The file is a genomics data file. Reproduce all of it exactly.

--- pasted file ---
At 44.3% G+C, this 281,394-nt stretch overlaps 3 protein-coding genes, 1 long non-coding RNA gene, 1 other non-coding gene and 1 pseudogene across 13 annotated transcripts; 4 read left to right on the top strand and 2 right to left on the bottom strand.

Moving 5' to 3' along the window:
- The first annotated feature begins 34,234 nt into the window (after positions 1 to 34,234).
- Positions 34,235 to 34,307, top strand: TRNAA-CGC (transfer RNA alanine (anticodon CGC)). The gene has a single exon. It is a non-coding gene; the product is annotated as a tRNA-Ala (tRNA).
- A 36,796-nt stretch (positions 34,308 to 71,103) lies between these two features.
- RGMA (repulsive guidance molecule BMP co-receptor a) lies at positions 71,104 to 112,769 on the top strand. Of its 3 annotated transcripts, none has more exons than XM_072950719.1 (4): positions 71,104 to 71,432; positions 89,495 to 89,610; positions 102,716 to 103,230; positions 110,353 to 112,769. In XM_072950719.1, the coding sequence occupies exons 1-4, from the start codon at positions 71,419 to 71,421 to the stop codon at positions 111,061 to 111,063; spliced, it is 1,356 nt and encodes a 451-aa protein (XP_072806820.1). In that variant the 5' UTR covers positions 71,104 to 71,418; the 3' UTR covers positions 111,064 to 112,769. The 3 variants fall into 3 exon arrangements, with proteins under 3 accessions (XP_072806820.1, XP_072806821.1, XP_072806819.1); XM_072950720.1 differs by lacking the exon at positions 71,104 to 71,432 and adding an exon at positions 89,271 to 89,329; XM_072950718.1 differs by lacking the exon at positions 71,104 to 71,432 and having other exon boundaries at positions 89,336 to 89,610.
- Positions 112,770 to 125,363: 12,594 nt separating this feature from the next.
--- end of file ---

At 44.3% G+C, this 281,394-nt stretch overlaps 3 protein-coding genes, 1 long non-coding RNA gene, 1 other non-coding gene and 1 pseudogene across 13 annotated transcripts; 4 read left to right on the top strand and 2 right to left on the bottom strand.

Moving 5' to 3' along the window:
- The first annotated feature begins 34,234 nt into the window (after positions 1 to 34,234).
- Positions 34,235 to 34,307, top strand: TRNAA-CGC (transfer RNA alanine (anticodon CGC)). The gene has a single exon. It is a non-coding gene; the product is annotated as a tRNA-Ala (tRNA).
- A 36,796-nt stretch (positions 34,308 to 71,103) lies between these two features.
- RGMA (repulsive guidance molecule BMP co-receptor a) lies at positions 71,104 to 112,769 on the top strand. Of its 3 annotated transcripts, none has more exons than XM_072950719.1 (4): positions 71,104 to 71,432; positions 89,495 to 89,610; positions 102,716 to 103,230; positions 110,353 to 112,769. In XM_072950719.1, the coding sequence occupies exons 1-4, from the start codon at positions 71,419 to 71,421 to the stop codon at positions 111,061 to 111,063; spliced, it is 1,356 nt and encodes a 451-aa protein (XP_072806820.1). In that variant the 5' UTR covers positions 71,104 to 71,418; the 3' UTR covers positions 111,064 to 112,769. The 3 variants fall into 3 exon arrangements, with proteins under 3 accessions (XP_072806820.1, XP_072806821.1, XP_072806819.1); XM_072950720.1 differs by lacking the exon at positions 71,104 to 71,432 and adding an exon at positions 89,271 to 89,329; XM_072950718.1 differs by lacking the exon at positions 71,104 to 71,432 and having other exon boundaries at positions 89,336 to 89,610.
- Positions 112,770 to 125,363: 12,594 nt separating this feature from the next.